Head of Fixed Income
David A. Hoag
Margaret H. Steinbach
Markets entered a new phase in late 2014 as the Federal Reserve took its first step toward normalizing policy. What separates this most recent environment from the prior period immediately following the financial crisis is the fact that, despite ongoing global central bank easing and accommodation, the macroeconomic backdrop and financial markets seem to be experiencing diminished benefits.
Three Distinct Periods in Fixed Income Evolution
After Risk-Off and Risk-On Periods, the Total Return Outlook Is More Benign
Sources: Bloomberg Index Services Ltd., RIMES. As of June 30, 2017.
During the present economic phase, as central banks continue to keep interest rates low and are buying local bonds at an unprecedented pace, global economic activity and inflation remain modest. What’s more troubling, diminished returns are being produced in the context of heightened uncertainty and volatility. We call this the post-post-crisis period. Investors should consider several principles to invest in fixed income during this new phase:
1. Don’t Be Afraid to Own Duration
We expect rates to remain low for a lot longer. The United States’ relatively healthier trajectory compared to other major economies does not necessarily mean rates will rise meaningfully in the coming years. The Fed’s path to normalization will remain very gradual and will continue to respond to the strength of the U.S. dollar as well as unforeseen developments in the U.S. and abroad. Investing in core fixed income as part of a balanced portfolio is a crucial need in today’s unprecedented, uncertain environment.
Interest Rates Can Stay Low for a Long Time
Sources: Federal Reserve, Thomson Reuters Datastream. As of June 30, 2017.
2. Watch for Scope Creep
The persistent low-interest-rate environment post-crisis has dramatically changed investment manager behavior. Seven years at the lower bound of interest rates has incentivized managers to reach further out on the risk spectrum in order to find higher yields and better return potential.
It’s for this reason that many core fixed income funds hold significant amounts of high-yield bonds today. While this behavior was rewarded in the low-volatility, risk-on market dynamics of the post-crisis era, fixed income portfolios invested in this way will be too highly correlated to the equity market to be considered “core fixed income,” in our opinion. This is because high-yield bonds exhibit a strong positive (+0.8) correlation to the equity market.
Comparing Unconstrained to Core Bonds During Recent Equity Market Turmoil*
Sources: Bloomberg Index Services Ltd., Morningstar. Correlation data as of June 30, 2017, based on monthly returns.
* Unconstrained bond funds can be found in the Multisector and Nontraditional Morningstar categories.
While many financial advisors tend to focus on historical returns and fees in selecting managers, we suggest including a filter for equity correlation as well. In times of volatility, it’s exceedingly important to invest in bond funds that behave like bond funds. Specifically, core fixed income investments should lower overall portfolio return volatility and serve as the anchor to a balanced portfolio in times of equity market stress. Protecting your portfolio against potential equity market volatility is especially important when considering equities are in their eighth year of a bull market despite a more recent struggle in corporate earnings growth.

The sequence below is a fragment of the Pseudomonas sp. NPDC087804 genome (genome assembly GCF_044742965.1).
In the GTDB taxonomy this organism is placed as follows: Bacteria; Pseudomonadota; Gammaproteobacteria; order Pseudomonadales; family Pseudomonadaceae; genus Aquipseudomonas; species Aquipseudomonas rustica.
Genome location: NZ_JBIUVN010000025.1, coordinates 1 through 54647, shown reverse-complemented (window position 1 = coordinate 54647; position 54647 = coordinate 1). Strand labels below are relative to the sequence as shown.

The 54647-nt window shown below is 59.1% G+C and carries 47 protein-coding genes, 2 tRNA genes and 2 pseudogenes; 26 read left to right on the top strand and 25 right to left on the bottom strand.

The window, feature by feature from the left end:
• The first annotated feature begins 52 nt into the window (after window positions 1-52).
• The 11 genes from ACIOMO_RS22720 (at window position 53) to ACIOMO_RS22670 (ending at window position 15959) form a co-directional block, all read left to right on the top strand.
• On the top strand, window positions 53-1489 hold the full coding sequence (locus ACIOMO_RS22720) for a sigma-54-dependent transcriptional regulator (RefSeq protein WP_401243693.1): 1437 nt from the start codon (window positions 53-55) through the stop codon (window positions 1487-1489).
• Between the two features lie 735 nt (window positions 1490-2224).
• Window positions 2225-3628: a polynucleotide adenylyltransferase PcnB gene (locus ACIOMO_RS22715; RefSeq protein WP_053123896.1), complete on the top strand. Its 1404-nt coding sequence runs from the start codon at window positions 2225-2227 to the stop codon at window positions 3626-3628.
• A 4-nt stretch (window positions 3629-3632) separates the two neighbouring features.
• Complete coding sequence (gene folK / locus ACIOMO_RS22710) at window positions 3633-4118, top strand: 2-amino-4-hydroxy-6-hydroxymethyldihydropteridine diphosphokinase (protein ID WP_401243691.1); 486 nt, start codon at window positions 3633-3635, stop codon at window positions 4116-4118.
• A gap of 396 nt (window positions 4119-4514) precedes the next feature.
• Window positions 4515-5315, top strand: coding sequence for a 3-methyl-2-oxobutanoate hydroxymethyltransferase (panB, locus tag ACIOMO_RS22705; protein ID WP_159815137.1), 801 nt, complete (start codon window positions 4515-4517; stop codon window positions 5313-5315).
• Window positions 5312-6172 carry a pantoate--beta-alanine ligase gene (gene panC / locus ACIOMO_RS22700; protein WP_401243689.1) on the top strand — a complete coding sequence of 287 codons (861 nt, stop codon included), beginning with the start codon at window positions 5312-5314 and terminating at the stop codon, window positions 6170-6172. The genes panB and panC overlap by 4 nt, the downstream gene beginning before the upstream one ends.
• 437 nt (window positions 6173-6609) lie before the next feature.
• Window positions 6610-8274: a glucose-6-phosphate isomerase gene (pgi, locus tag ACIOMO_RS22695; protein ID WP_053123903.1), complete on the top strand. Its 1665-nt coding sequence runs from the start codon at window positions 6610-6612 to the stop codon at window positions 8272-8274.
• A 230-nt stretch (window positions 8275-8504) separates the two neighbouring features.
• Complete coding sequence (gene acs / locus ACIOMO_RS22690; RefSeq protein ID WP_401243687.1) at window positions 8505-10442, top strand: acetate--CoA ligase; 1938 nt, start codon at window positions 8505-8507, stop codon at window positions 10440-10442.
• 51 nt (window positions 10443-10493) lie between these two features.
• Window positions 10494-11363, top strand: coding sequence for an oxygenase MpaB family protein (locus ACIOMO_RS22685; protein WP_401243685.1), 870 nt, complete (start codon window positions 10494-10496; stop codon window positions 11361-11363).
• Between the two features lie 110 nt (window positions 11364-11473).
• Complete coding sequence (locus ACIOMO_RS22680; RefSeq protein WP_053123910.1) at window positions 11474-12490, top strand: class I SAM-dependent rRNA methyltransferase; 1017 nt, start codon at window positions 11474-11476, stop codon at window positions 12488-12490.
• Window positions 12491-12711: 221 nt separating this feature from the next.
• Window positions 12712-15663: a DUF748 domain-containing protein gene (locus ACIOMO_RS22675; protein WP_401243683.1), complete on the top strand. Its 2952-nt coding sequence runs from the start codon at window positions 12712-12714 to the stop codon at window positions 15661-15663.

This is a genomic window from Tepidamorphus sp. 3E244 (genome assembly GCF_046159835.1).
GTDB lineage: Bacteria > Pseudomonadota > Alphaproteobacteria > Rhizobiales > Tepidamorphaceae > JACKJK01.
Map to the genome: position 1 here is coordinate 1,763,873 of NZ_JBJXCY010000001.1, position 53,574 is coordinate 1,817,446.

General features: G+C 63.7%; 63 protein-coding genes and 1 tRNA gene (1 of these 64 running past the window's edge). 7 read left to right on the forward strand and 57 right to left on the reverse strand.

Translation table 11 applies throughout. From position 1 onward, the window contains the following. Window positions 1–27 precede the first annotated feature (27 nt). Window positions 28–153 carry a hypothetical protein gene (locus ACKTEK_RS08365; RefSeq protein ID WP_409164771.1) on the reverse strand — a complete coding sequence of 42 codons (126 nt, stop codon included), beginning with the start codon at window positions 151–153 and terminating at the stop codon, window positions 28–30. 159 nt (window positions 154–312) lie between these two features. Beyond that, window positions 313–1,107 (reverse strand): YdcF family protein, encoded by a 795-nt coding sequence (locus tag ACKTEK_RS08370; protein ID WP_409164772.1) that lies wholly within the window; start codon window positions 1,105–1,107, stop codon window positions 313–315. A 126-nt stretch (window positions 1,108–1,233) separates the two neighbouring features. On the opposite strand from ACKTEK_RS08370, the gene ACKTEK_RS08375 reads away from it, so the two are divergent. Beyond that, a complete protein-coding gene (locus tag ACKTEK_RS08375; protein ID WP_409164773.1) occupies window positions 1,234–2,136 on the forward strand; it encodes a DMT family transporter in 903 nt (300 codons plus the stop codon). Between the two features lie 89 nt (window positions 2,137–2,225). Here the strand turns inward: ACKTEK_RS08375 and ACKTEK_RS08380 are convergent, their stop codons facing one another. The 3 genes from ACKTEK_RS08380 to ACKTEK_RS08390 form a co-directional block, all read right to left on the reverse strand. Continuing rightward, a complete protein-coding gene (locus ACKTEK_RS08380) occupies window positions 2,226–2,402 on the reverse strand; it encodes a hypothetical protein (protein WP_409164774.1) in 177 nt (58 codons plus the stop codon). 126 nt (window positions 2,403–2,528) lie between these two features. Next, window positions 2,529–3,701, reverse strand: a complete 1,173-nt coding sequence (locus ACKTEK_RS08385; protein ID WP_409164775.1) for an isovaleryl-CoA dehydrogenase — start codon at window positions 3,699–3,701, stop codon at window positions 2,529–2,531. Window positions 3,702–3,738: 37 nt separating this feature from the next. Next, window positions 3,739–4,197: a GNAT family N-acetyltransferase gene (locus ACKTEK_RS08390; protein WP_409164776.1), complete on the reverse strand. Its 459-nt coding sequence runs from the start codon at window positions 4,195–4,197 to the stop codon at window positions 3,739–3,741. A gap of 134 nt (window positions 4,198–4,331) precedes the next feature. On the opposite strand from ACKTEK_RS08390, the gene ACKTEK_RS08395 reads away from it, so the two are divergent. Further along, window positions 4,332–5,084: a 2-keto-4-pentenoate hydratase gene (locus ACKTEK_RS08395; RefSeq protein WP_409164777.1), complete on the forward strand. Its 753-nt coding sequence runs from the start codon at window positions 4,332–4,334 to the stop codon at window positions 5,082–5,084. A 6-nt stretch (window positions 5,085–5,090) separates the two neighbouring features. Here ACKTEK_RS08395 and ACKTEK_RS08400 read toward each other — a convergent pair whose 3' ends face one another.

3. Tax-Exempt Bonds Are Not Just About Taxes
Currently, the tax-equivalent yields on municipal bonds are meaningfully in excess of their taxable counterparts. In addition to their tax advantage, though, tax-exempt bonds possess additional attractive qualities that enable them to add value to a core fixed income portfolio. Tax-exempt funds have not only demonstrated low historical correlation to the equity market but can also provide diversification in terms of return sources.
Because tax-exempt bonds are issued by state and local municipalities, they are largely insulated from the global dynamics that have recently caused volatility in the taxable bond and equity space, including concerns about China and the strong U.S. dollar.
4. Aim for 3% to 4% Yields on Fixed Income Portfolios
With today’s lower total return expectations, we believe a diversified portfolio that yields 3% to 4% is achievable without taking on undue equity-like risk. With the Bloomberg Barclays U.S. Aggregate Index yielding just 2.0% today, one might be tempted by a large allocation to high-yield bonds in order to achieve that 3%–4% yield target. While some allocation to the high-yield market is warranted given its income profile, high-yield bonds exhibit a strong positive correlation to the equity market.
For that reason, we believe high-yield bonds should occupy only a small position in a fixed income portfolio or even be viewed as part of an individual’s equity allocation. Rather, we would suggest including allocations (in taxable accounts) to municipal bond funds as the way to pursue a higher portfolio yield, as municipal bonds can offer attractive tax-equivalent yields in excess of core taxable strategies.
Bloomberg® is a trademark of Bloomberg Finance L.P. (collectively with its affiliates, “Bloomberg”). Barclays® is a trademark of Barclays Bank PLC (collectively with its affiliates, “Barclays”), used under license.
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Statements attributed to an individual represent the opinions of that individual as of the date published and do not necessarily reflect the opinions of Capital Group or its affiliates. This information is intended to highlight issues and should not be considered advice, an endorsement or a recommendation.